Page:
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Circular Quay, the main ferry terminal in Sydney in the central business district. In the years following the 2000 Olympics, CityRail’s performance declined significantly.[77] In 2005, CityRail introduced a revised timetable and employed more drivers.[78] A large infrastructure project, the Clearways project, is scheduled to be completed by [79][80][81] In 2007 a report found Ci2010. tyrail performed poorly compared to many metro services from other world cities.[82]

Sydney’s Metro Monorail. Construction of a network of rapid bus transitways in areas not previously well served by public transport began in 1999, and the first of these, the Liverpool-Parramatta Rapid Bus Transitway, opened in February 2003. State government-owned Sydney Ferries runs numerous commuter and tourist ferry services on Sydney Harbour and the Parramatta River. Sydney Airport, in the suburb of Mascot, is Sydney’s main airport, and is one of the oldest continually operated airports in the world [83]. The smaller Bankstown Airport mainly serves private and general aviation. There is a light aviation airfield at Camden. RAAF Base Richmond lies to the north-west of the city. The question of the need for a Second Sydney Airport has raised much controversy. A 2003 study found that Sydney Airport can manage as Sydney’s sole international airport for 20 years, with a significant increase in airport traffic predicted.[84] The resulting expansion of the airport would have a substantial impact on the community, including additional aircraft noise affecting residents. Land has been acquired at Badgerys Creek for a second airport, the site acting as a focal point of political argument.[85]

An EDI M-set (Millennium) train at Sydney’s Central. Sydney has one privately operated light rail line, Metro Light Rail, running from Central Station to Lilyfield along a former goods train line. There is also the Metro Monorail, which runs in a loop around the main shopping district and Darling Harbour. Sydney was once served by an extensive tram network, which was progressively closed in the 1950s and 1960s. Most parts of the metropolitan area are served by buses, many of which follow the pre-1961 tram routes. In the city and inner suburbs the state-owned Sydney Buses has a monopoly. In the outer suburbs, service is contracted to many private bus companies.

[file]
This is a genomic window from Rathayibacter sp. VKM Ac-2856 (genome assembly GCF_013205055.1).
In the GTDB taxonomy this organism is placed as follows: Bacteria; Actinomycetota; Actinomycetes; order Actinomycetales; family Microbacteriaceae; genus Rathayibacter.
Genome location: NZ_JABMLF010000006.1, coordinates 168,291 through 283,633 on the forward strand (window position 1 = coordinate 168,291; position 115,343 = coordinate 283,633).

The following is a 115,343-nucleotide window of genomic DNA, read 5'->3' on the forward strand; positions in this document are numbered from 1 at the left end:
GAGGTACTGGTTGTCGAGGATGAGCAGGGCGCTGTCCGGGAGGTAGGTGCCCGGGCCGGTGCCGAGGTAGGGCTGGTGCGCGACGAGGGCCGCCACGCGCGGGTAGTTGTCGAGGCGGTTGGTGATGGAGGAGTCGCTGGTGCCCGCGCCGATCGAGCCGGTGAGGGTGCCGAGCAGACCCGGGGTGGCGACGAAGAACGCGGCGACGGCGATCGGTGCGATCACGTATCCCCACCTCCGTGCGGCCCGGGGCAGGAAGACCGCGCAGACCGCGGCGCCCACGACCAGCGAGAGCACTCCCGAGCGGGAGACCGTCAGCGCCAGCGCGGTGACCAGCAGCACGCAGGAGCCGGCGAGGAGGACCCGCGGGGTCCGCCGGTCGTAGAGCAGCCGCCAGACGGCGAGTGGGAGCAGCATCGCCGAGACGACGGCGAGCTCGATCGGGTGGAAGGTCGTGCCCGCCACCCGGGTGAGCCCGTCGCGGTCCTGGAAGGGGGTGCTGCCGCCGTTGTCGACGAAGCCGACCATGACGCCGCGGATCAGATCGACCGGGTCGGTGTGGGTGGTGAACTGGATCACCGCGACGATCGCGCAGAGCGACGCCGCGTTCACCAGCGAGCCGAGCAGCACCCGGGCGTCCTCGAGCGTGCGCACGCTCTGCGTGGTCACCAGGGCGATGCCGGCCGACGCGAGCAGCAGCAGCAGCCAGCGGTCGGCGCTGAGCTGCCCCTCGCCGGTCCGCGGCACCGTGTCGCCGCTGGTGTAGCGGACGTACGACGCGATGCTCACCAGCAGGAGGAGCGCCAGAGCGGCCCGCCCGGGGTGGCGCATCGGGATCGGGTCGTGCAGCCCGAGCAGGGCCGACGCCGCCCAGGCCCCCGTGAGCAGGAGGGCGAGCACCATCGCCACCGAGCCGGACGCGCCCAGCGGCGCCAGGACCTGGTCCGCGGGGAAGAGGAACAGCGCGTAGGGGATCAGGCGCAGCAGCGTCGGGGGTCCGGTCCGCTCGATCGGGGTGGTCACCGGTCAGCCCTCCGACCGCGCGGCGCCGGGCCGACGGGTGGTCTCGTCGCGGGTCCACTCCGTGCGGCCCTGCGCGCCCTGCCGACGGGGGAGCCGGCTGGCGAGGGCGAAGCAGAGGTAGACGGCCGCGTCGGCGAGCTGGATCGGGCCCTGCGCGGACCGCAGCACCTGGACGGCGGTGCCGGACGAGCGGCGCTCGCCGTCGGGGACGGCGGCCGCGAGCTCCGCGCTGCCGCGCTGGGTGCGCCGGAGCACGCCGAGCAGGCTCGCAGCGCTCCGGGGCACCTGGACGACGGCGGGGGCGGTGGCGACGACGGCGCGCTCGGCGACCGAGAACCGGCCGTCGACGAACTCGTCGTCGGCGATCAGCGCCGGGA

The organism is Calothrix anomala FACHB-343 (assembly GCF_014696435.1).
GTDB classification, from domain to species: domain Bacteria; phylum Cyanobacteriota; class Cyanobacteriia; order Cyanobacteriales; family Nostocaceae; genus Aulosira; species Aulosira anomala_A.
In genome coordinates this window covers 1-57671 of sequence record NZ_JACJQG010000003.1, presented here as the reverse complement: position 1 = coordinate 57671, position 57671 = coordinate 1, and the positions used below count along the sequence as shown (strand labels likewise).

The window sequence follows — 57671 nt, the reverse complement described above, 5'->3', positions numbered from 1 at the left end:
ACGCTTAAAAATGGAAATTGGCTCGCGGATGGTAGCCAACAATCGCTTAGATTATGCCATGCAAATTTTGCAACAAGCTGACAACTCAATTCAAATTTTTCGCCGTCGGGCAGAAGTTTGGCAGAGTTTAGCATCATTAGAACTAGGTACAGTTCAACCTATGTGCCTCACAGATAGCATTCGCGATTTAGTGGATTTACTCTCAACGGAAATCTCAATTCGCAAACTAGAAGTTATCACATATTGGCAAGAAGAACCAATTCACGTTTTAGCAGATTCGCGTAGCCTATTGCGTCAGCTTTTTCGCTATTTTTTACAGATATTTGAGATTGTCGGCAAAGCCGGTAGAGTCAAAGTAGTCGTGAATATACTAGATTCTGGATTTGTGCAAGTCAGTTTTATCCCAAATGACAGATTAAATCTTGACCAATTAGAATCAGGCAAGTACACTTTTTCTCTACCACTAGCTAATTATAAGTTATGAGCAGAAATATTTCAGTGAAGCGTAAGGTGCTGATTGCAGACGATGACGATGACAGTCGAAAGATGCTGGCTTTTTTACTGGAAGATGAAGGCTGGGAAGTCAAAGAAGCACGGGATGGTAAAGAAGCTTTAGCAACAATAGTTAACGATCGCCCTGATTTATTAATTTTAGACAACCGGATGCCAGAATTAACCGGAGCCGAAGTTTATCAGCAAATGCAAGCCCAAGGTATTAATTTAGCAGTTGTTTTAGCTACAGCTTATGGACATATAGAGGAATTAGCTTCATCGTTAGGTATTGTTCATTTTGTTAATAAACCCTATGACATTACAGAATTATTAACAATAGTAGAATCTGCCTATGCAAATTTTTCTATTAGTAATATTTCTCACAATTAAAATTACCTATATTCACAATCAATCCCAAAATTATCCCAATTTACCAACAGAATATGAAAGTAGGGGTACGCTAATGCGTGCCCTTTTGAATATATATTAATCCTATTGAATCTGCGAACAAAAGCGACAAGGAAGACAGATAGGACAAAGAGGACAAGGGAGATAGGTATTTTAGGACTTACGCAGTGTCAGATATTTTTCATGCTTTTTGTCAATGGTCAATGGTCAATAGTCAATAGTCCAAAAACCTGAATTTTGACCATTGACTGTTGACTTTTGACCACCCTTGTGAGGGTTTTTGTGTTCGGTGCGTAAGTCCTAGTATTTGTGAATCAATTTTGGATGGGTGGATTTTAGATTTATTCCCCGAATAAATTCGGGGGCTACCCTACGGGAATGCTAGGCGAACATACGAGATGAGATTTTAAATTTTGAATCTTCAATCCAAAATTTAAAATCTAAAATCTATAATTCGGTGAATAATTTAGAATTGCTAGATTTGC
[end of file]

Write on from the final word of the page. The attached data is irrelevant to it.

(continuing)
Water storage and supply for Sydney is managed by the Sydney Catchment Authority, which is an agency of the NSW Government that sells bulk water to Sydney Water and other agencies. Water in the Sydney catchment is chiefly stored in dams in the Upper Nepean Scheme, the Blue Mountains, Woronora Dam, Warragamba Dam and the Shoalhaven Scheme.[86] Historically low water


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levels in the catchment have led to water use restrictions and the NSW government is investigating alternative water supply options, including grey water recycling and the construction of a seawater reverse osmosis desalination plant at Kurnell.[87] Sydney Water also collects the wastewater and sewage produced by the city. Four companies supply natural gas and electricity to Sydney: Energy Australia, AGL, Integral Energy and Origin Energy. The natural gas supply for the city is sourced from the cooper basin in South Australia. Numerous telecommunications companies operate in Sydney providing terrestrial and mobile telecommunications services.


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External links
• Max Dupain’s photographic collection Sydney Nostalgia 1937-1980, National Library of Australian, Canberra • Australian Museum: Aboriginal people of coastal Sydney • Sydney Metropolitan Strategy • Sydney Weather: Current temperatures and Forecast (NSW Government) • Sydney Weather Forecast (Bureau of Met) • Sydney travel guide from Wikitravel • Historic photographs of Sydney buildings • Sydney Exposed - Photographic collection from the State Library of NSW

Retrieved from "" Categories: Cities in New South Wales, Host cities of the Summer Olympic Games, Host cities of the Commonwealth Games, Settlements established in 1788, Australian capital cities, Coastal cities in Australia, Metropolitan areas of Australia, Port cities in Australia, Sydney This page was last modified on 21 May 2009, at 11:29 (UTC). All text is available under the terms of the GNU Free Documentation License. (See Copyrights for details.) Wikipedia® is a registered trademark of the Wikimedia Foundation, Inc., a U.S. registered 501(c)(3) taxdeductible nonprofit charity. Privacy policy About Wikipedia Disclaimers